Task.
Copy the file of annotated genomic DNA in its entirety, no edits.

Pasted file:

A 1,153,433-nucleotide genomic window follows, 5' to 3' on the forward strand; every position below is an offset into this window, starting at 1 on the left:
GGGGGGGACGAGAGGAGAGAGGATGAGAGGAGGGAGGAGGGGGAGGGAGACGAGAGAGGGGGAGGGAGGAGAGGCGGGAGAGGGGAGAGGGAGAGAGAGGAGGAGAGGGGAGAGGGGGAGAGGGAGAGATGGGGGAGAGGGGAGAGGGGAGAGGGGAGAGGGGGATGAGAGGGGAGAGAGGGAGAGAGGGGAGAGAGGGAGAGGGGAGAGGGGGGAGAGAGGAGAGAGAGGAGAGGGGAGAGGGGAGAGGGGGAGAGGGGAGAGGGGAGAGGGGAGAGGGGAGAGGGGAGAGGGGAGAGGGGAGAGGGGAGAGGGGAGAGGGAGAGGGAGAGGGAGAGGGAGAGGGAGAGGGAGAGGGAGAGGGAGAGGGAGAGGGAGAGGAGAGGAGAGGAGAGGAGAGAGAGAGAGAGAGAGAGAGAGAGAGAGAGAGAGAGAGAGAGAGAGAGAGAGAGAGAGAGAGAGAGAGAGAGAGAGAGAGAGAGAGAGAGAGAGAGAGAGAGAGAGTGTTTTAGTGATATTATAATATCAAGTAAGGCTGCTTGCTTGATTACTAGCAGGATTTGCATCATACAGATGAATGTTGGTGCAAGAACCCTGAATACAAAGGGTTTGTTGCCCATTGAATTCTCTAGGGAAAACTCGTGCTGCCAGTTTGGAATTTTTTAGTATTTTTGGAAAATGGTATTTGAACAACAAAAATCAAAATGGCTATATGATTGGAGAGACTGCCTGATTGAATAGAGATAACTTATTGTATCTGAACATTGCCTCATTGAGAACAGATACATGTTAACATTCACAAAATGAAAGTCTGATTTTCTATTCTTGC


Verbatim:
A 1,153,433-nucleotide genomic window follows, 5' to 3' on the forward strand; every position below is an offset into this window, starting at 1 on the left:
GGGGGGGACGAGAGGAGAGAGGATGAGAGGAGGGAGGAGGGGGAGGGAGACGAGAGAGGGGGAGGGAGGAGAGGCGGGAGAGGGGAGAGGGAGAGAGAGGAGGAGAGGGGAGAGGGGGAGAGGGAGAGATGGGGGAGAGGGGAGAGGGGAGAGGGGAGAGGGGGATGAGAGGGGAGAGAGGGAGAGAGGGGAGAGAGGGAGAGGGGAGAGGGGGGAGAGAGGAGAGAGAGGAGAGGGGAGAGGGGAGAGGGGGAGAGGGGAGAGGGGAGAGGGGAGAGGGGAGAGGGGAGAGGGGAGAGGGGAGAGGGGAGAGGGGAGAGGGAGAGGGAGAGGGAGAGGGAGAGGGAGAGGGAGAGGGAGAGGGAGAGGGAGAGGGAGAGGAGAGGAGAGGAGAGGAGAGAGAGAGAGAGAGAGAGAGAGAGAGAGAGAGAGAGAGAGAGAGAGAGAGAGAGAGAGAGAGAGAGAGAGAGAGAGAGAGAGAGAGAGAGAGAGAGAGAGAGAGAGTGTTTTAGTGATATTATAATATCAAGTAAGGCTGCTTGCTTGATTACTAGCAGGATTTGCATCATACAGATGAATGTTGGTGCAAGAACCCTGAATACAAAGGGTTTGTTGCCCATTGAATTCTCTAGGGAAAACTCGTGCTGCCAGTTTGGAATTTTTTAGTATTTTTGGAAAATGGTATTTGAACAACAAAAATCAAAATGGCTATATGATTGGAGAGACTGCCTGATTGAATAGAGATAACTTATTGTATCTGAACATTGCCTCATTGAGAACAGATACATGTTAACATTCACAAAATGAAAGTCTGATTTTCTATTCTTGC